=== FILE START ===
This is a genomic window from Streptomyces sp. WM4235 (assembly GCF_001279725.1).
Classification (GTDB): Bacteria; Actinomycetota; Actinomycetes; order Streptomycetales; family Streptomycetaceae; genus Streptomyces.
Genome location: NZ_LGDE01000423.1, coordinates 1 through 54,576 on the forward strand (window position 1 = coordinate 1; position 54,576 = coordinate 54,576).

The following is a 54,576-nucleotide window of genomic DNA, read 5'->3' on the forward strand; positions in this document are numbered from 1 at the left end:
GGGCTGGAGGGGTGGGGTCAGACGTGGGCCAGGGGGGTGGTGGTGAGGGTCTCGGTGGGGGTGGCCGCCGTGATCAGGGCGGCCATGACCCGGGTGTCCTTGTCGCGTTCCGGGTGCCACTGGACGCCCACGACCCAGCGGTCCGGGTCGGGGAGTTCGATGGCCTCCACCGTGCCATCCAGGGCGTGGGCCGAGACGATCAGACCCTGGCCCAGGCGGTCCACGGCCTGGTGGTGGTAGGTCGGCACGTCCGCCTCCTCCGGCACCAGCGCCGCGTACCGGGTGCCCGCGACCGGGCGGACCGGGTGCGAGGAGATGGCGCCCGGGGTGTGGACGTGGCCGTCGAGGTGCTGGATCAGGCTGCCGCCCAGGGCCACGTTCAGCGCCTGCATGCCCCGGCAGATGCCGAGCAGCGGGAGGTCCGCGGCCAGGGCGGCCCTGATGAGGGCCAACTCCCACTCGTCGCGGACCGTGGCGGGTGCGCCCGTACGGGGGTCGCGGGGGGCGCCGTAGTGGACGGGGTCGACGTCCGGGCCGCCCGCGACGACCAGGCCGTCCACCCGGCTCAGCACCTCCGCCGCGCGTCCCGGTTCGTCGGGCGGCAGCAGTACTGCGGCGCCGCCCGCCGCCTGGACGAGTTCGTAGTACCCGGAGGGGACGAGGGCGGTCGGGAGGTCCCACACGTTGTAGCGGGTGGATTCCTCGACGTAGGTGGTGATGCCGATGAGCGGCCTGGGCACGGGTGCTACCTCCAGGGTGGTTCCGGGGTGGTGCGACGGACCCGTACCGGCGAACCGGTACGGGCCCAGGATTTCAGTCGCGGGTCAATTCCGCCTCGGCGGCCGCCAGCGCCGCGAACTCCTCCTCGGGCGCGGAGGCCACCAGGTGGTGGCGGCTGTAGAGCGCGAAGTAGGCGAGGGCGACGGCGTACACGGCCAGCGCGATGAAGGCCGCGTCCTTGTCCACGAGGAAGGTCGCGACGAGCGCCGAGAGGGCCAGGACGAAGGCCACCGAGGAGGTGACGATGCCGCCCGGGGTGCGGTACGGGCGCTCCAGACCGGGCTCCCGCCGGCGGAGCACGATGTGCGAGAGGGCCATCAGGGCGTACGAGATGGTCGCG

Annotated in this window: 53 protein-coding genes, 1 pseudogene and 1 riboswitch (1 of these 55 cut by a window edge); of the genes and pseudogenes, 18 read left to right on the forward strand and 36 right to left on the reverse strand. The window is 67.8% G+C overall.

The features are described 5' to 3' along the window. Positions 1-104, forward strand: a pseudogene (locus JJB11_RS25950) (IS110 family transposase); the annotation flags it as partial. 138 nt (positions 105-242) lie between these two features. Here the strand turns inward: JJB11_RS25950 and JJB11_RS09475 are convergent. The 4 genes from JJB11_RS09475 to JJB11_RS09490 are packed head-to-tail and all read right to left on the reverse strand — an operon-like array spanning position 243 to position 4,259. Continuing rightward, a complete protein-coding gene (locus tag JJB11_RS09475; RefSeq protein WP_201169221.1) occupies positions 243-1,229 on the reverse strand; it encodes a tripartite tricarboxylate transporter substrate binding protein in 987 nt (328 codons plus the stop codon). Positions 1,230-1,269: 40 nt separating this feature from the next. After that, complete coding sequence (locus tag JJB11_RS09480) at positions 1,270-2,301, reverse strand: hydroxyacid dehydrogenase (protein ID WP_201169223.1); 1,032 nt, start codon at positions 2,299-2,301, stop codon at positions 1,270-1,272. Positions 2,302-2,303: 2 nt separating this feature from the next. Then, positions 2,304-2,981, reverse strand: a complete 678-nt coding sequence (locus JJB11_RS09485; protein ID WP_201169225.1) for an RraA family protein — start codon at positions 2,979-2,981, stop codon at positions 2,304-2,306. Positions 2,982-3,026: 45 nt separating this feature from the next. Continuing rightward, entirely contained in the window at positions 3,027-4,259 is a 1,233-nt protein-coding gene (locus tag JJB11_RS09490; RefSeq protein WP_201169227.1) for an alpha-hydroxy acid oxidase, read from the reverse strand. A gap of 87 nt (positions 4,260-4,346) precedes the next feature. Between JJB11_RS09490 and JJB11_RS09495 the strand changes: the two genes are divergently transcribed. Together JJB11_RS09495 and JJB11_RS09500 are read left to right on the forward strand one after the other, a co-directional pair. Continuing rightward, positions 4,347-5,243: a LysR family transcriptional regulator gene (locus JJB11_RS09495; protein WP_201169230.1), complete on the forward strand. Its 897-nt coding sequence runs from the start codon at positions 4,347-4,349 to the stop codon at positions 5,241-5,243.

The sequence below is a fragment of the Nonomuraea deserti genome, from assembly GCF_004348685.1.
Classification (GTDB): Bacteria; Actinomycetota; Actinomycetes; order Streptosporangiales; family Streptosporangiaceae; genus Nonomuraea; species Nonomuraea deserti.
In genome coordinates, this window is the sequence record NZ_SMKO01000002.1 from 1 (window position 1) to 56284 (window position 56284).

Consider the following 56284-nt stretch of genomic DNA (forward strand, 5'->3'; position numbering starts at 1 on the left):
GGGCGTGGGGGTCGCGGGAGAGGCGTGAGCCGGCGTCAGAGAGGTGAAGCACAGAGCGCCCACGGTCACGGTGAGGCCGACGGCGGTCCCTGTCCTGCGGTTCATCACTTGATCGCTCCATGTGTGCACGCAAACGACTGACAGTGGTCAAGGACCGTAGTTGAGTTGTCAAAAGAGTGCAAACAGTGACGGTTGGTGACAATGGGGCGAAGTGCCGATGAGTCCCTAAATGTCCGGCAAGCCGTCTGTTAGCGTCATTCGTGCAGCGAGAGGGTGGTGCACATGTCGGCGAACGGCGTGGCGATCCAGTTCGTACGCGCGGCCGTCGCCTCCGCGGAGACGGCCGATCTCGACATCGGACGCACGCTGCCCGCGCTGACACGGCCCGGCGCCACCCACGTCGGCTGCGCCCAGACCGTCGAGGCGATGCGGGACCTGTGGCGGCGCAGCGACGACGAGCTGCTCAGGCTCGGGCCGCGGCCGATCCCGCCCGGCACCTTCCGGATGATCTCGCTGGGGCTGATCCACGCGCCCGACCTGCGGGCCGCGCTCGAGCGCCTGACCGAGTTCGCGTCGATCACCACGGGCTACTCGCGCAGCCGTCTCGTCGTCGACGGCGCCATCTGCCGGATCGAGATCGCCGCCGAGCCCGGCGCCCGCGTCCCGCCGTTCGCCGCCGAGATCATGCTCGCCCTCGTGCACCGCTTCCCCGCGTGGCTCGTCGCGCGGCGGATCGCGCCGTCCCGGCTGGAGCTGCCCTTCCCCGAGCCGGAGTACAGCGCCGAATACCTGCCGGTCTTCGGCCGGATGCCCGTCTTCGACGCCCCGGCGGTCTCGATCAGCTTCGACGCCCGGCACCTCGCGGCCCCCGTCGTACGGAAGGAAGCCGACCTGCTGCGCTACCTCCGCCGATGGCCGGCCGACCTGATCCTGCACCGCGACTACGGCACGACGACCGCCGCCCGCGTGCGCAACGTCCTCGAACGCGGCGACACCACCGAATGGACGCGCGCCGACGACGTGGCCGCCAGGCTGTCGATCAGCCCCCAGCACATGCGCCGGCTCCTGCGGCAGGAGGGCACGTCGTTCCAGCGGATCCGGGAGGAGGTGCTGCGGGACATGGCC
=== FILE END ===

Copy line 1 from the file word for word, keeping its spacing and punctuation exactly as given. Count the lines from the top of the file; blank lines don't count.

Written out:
This is a genomic window from Streptomyces sp. WM4235 (assembly GCF_001279725.1).